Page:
Hawaiian Vacation
February, 2009

Although we were a little disappointed that the Diamond Head trail was closed, we were all ready to hike and the Makapu'u Lighthouse Trail seemed like a good alternative. Besides, scenes from the TV show Magnum, P.I. were filmed around the lighthouse. Reason enough to see it.

Brazilian Cardinals

This is an overall view of the lighthouse and the peak of the trail. We hiked to the top, but the lighthouse itself is off limits to visitors. It's still in use, although now fully automated and unmanned.

The trail, actually a wide paved path, is an easy but long climb. We're about a third of the way up in this picture. Those are the cars in the parking lot below with Makapu'u Beach through that gap in the distance.

Makapu'u Lighthouse Trail - One Third of the Way
Brazilian Cardinals

The trees and shrubs along the trail are interesting, but most unusual were these Brazilian Cardinals. They seemed unusual to us, but are fairly common in the islands. We saw more on all three islands we visited.

About half way to the top you can see this view of the lighthouse. That white fence is along the path that Coast Guard workers use to get to it. We walked to the path, but there's a big fence, locked gate and warning sign.

Makapu'u Lighthouse
Makapu'u Lighthouse Trail - Military Remnants

As we approached the top remnants of the World War II military installation came into view. That's a spotters post in the upper left with a concrete water tank lower right. The concrete posts lower left are the mount for an anti-aircraft gun. The operation was manned by the Coast Guard.

Now almost at the top, we could see the lighthouse from above. From along here we thought we could see whales farther out. But it was to far for a picture and I'm really not sure if they were whales or just big waves breaking.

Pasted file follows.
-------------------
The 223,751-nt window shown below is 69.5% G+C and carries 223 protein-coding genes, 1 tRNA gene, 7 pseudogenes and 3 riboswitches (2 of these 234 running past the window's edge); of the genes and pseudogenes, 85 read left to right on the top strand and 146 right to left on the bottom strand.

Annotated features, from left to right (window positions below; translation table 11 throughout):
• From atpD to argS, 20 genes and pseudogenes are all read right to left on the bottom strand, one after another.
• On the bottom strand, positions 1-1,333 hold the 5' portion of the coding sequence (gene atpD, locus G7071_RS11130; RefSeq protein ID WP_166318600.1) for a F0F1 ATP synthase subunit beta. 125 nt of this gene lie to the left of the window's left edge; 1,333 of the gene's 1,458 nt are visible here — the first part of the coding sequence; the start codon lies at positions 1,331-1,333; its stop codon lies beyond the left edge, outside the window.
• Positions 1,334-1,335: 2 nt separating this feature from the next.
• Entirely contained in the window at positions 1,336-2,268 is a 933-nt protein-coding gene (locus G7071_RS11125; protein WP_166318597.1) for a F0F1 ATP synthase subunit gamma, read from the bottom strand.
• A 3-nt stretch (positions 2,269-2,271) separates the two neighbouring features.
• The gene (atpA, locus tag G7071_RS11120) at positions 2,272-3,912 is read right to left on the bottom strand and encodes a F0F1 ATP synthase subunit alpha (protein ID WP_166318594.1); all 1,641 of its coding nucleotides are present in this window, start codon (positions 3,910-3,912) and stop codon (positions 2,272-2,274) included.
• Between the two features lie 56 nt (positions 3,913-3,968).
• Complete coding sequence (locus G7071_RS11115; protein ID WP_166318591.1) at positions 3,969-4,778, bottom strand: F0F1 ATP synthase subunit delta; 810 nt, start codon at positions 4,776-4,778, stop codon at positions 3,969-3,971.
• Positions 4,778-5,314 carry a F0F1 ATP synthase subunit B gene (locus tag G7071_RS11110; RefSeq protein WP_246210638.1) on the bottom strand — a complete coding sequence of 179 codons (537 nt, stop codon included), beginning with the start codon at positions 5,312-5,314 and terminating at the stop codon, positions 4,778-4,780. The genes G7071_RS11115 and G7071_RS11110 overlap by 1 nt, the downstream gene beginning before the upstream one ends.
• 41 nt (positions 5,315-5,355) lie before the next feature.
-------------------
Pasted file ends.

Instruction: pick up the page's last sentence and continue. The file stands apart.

Lighthouse from above
Makapu'u Lighthouse Trail - On Top

Finally the top at that railed area. The pillars are from another WW II gun mount.

And from the top Makapu'u Bay comes into view. The beach here is popular with body surfers. Full sized surf boards aren't allowed. We drove here after our hike and that's where I took the top picture on this page.

Makapu'u Bay
Rabbit Island

One more picture from this adventure. This is called Rabbit Island and the view is from the beach park at Makapu'u Bay. No surfers in the water, but there was a guy playing his ukulele and singing at the picnic table next to us.

We got back to Honolulu about mid afternoon and after 'freshening up' at the hotel we walked down to Waikiki Beach. This is the view of Diamond Head from the beach, much like you see one travel brochures.

Diamond Head
Sand Castle

A professional sand castle builder had crafted this work of art. He had a 'tip jar' near it. I'd guess it was his way of making a living.

While most of the hotels are not on the beach, a few do have choice waterfrontage, with prices to match. The pink one in the distance is the Royal Hawaiian, one of the top places to stay.

Waikiki Beach Hotels
Duke Kahanamoku Statue

Waikiki Beach is synonymous with surfing and this is a statue of the founder of surfing in Hawaii, Duke Kahanamoku. It's a tradition to honor him by placing lei's at or on the statue.

We ate out that night, but nothing fancy - a Subway restaurant on Waikiki Beach. Everything was about a dollar or so higher than most Subway locations. Tomorrow's activities will be a drive up the east coast of Oahu to the Kualoa Ranch, the North Shore and then down the center through the agriculture areas. Drive with us by clicking the right arrow below.

Oahu, Page 1
Oahu, Page 3